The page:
Some thoughts on long books, withdrawn library books, and reading to define our own experience (the last from Alberto Manguel).
“We look over with a sigh the monumental libraries … The inspection of the catalgoue brings me continually back to the few standard writers who are on every private shelf; and to these it can only afford only the most slight and casual additions. The crowds and centuries of books are only commentary and elucidation,
This past summer, I got in the habit of reading Victorian classics on my HD2 phone1 But this is not a story about ebook readers being wonderful2. It’s about how one of the books I read tricked me. Or maybe I’m just really dense or ridiculous or …. what does the following story say about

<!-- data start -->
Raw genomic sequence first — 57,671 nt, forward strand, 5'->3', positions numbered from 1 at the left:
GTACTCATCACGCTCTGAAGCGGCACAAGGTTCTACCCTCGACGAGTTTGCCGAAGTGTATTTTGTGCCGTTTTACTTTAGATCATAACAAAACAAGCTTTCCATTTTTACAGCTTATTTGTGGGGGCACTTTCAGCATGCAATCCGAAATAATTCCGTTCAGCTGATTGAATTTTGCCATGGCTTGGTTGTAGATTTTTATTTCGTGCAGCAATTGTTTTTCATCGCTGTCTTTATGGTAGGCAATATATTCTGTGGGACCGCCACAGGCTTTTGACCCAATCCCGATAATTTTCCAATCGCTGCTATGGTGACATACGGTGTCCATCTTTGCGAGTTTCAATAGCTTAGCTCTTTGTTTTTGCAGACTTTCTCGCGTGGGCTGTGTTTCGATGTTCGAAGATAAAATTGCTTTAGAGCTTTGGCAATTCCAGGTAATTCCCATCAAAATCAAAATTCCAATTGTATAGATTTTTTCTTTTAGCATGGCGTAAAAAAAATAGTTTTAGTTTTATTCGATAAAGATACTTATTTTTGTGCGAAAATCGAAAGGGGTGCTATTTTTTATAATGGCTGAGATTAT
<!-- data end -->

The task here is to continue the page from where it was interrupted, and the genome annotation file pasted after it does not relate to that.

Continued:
I have more confidence in the dead than in the living. —William Hazlitt William Hazlitt was a contemporary of William Wordsworth and Samuel Coleridge, not to mention Jane Austen. He was considered one of the most important critics and essayists of the English language, although he is little read today (see Wikipedia). I love his
The figure of my study is round, and has no more bare wall than what is taken up by my table and chair; so that the remaining parts of the circle present me a view of all my books at once, set upon five rows of shelves round about me. … ’Tis there that I
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